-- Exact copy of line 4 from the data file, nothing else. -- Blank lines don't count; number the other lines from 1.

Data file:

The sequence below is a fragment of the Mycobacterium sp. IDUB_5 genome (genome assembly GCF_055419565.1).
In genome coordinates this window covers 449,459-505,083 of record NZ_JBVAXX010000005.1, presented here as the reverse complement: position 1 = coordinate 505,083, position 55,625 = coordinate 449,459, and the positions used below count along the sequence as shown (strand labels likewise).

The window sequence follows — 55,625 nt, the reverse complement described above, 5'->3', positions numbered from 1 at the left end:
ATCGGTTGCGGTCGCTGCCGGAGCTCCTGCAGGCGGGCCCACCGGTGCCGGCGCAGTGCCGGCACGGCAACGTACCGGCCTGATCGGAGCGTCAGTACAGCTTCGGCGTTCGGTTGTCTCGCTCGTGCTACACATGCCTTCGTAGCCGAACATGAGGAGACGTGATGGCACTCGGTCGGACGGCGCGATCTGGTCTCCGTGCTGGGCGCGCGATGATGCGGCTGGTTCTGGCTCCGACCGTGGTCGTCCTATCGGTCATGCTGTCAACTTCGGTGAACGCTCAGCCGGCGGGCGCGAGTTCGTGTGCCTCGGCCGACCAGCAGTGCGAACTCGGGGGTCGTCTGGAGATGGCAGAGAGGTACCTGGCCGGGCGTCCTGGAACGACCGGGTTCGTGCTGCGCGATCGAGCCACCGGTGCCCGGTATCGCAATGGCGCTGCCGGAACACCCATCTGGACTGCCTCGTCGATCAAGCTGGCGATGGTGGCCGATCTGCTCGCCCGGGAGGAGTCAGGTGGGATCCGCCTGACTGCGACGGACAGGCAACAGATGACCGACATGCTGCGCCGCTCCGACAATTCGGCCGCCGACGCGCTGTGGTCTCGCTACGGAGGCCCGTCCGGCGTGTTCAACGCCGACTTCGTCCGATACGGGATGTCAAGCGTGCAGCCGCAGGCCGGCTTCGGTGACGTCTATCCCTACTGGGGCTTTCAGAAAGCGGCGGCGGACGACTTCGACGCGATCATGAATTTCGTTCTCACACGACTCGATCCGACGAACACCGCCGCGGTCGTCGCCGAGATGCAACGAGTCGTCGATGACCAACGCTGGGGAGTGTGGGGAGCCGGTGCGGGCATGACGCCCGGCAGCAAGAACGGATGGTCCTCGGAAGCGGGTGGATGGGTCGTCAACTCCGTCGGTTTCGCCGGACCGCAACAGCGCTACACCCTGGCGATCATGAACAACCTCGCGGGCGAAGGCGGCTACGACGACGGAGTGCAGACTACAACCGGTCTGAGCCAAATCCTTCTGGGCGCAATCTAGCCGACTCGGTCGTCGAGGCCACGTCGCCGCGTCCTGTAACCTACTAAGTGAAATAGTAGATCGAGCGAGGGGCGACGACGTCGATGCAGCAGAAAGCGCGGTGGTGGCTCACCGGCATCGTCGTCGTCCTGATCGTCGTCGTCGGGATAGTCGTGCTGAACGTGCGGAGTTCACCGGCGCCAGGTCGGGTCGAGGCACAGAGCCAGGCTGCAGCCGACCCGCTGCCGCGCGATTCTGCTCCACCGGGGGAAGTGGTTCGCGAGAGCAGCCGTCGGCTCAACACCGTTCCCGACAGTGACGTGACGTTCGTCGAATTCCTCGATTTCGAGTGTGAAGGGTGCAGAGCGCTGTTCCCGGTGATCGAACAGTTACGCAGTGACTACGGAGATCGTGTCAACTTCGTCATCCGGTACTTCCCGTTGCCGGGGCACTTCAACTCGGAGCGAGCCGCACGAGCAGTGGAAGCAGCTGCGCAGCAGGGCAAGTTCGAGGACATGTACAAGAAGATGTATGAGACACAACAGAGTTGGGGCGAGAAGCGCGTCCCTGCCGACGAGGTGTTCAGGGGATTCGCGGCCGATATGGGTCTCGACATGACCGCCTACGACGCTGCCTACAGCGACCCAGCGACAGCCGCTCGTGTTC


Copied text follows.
ATCGGTTGCGGTCGCTGCCGGAGCTCCTGCAGGCGGGCCCACCGGTGCCGGCGCAGTGCCGGCACGGCAACGTACCGGCCTGATCGGAGCGTCAGTACAGCTTCGGCGTTCGGTTGTCTCGCTCGTGCTACACATGCCTTCGTAGCCGAACATGAGGAGACGTGATGGCACTCGGTCGGACGGCGCGATCTGGTCTCCGTGCTGGGCGCGCGATGATGCGGCTGGTTCTGGCTCCGACCGTGGTCGTCCTATCGGTCATGCTGTCAACTTCGGTGAACGCTCAGCCGGCGGGCGCGAGTTCGTGTGCCTCGGCCGACCAGCAGTGCGAACTCGGGGGTCGTCTGGAGATGGCAGAGAGGTACCTGGCCGGGCGTCCTGGAACGACCGGGTTCGTGCTGCGCGATCGAGCCACCGGTGCCCGGTATCGCAATGGCGCTGCCGGAACACCCATCTGGACTGCCTCGTCGATCAAGCTGGCGATGGTGGCCGATCTGCTCGCCCGGGAGGAGTCAGGTGGGATCCGCCTGACTGCGACGGACAGGCAACAGATGACCGACATGCTGCGCCGCTCCGACAATTCGGCCGCCGACGCGCTGTGGTCTCGCTACGGAGGCCCGTCCGGCGTGTTCAACGCCGACTTCGTCCGATACGGGATGTCAAGCGTGCAGCCGCAGGCCGGCTTCGGTGACGTCTATCCCTACTGGGGCTTTCAGAAAGCGGCGGCGGACGACTTCGACGCGATCATGAATTTCGTTCTCACACGACTCGATCCGACGAACACCGCCGCGGTCGTCGCCGAGATGCAACGAGTCGTCGATGACCAACGCTGGGGAGTGTGGGGAGCCGGTGCGGGCATGACGCCCGGCAGCAAGAACGGATGGTCCTCGGAAGCGGGTGGATGGGTCGTCAACTCCGTCGGTTTCGCCGGACCGCAACAGCGCTACACCCTGGCGATCATGAACAACCTCGCGGGCGAAGGCGGCTACGACGACGGAGTGCAGACTACAACCGGTCTGAGCCAAATCCTTCTGGGCGCAATCTAGCCGACTCGGTCGTCGAGGCCACGTCGCCGCGTCCTGTAACCTACTAAGTGAAATAGTAGATCGAGCGAGGGGCGACGACGTCGATGCAGCAGAAAGCGCGGTGGTGGCTCACCGGCATCGTCGTCGTCCTGATCGTCGTCGTCGGGATAGTCGTGCTGAACGTGCGGAGTTCACCGGCGCCAGGTCGGGTCGAGGCACAGAGCCAGGCTGCAGCCGACCCGCTGCCGCGCGATTCTGCTCCACCGGGGGAAGTGGTTCGCGAGAGCAGCCGTCGGCTCAACACCGTTCCCGACAGTGACGTGACGTTCGTCGAATTCCTCGATTTCGAGTGTGAAGGGTGCAGAGCGCTGTTCCCGGTGATCGAACAGTTACGCAGTGACTACGGAGATCGTGTCAACTTCGTCATCCGGTACTTCCCGTTGCCGGGGCACTTCAACTCGGAGCGAGCCGCACGAGCAGTGGAAGCAGCTGCGCAGCAGGGCAAGTTCGAGGACATGTACAAGAAGATGTATGAGACACAACAGAGTTGGGGCGAGAAGCGCGTCCCTGCCGACGAGGTGTTCAGGGGATTCGCGGCCGATATGGGTCTCGACATGACCGCCTACGACGCTGCCTACAGCGACCCAGCGACAGCCGCTCGTGTTC